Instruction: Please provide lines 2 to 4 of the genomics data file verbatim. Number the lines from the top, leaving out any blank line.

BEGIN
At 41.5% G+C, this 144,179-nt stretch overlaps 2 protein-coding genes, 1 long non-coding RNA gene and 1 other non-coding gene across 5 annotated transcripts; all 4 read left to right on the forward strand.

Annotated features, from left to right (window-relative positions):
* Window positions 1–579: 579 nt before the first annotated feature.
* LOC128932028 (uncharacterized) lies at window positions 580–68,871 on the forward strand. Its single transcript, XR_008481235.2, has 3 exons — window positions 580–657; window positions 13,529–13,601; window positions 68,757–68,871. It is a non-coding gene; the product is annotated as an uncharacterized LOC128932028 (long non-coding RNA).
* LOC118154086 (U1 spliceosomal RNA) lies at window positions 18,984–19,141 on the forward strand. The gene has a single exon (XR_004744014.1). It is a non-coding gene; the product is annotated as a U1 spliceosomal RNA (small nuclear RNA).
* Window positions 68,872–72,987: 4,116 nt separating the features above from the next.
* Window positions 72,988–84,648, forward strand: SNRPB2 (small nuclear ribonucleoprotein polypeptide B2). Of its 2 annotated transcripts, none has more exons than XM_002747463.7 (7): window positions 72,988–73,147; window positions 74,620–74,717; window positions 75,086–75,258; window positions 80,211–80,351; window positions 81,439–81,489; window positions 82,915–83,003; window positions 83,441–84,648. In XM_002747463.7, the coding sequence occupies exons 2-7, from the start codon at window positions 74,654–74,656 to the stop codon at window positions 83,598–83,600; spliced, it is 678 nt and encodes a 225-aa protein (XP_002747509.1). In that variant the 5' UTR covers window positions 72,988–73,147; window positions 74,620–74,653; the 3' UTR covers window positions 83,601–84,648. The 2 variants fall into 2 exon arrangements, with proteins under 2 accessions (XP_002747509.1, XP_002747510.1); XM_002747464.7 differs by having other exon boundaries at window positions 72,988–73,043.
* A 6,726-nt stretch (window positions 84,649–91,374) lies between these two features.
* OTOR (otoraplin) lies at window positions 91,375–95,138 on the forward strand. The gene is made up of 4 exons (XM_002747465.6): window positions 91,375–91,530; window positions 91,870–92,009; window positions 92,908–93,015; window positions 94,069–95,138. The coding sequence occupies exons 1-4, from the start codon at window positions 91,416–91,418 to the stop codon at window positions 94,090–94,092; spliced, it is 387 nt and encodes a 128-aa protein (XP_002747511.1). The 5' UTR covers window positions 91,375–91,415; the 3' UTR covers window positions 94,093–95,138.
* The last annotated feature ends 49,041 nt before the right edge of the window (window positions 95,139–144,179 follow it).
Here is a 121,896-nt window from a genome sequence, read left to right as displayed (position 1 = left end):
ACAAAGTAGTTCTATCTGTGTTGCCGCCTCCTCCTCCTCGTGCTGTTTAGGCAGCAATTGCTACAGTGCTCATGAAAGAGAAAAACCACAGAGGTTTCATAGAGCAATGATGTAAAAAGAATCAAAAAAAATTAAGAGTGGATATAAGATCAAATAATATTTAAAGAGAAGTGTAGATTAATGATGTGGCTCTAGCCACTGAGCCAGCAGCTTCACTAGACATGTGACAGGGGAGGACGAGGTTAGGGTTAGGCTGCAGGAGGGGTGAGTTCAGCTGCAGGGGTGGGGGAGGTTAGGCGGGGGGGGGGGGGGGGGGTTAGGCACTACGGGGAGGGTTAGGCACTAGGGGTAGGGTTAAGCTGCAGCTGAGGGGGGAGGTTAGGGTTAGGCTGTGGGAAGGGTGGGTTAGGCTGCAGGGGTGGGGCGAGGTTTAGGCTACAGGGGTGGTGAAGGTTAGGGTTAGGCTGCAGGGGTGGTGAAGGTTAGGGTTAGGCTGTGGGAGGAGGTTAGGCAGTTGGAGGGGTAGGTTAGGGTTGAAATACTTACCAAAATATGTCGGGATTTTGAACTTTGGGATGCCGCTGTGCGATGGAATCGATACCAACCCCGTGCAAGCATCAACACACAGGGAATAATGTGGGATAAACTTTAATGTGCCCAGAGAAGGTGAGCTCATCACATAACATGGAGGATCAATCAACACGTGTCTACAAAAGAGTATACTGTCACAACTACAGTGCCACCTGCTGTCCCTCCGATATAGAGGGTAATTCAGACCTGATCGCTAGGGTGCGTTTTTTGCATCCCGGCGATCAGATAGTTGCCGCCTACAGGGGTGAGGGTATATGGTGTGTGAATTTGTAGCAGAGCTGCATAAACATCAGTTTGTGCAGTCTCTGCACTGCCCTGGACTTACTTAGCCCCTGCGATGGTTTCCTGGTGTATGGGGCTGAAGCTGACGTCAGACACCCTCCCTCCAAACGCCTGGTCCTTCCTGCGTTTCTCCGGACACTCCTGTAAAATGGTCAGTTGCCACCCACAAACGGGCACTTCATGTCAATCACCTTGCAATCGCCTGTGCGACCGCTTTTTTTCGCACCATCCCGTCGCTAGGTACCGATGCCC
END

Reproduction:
Annotated features, from left to right (window-relative positions):
* Window positions 1–579: 579 nt before the first annotated feature.
* LOC128932028 (uncharacterized) lies at window positions 580–68,871 on the forward strand. Its single transcript, XR_008481235.2, has 3 exons — window positions 580–657; window positions 13,529–13,601; window positions 68,757–68,871. It is a non-coding gene; the product is annotated as an uncharacterized LOC128932028 (long non-coding RNA).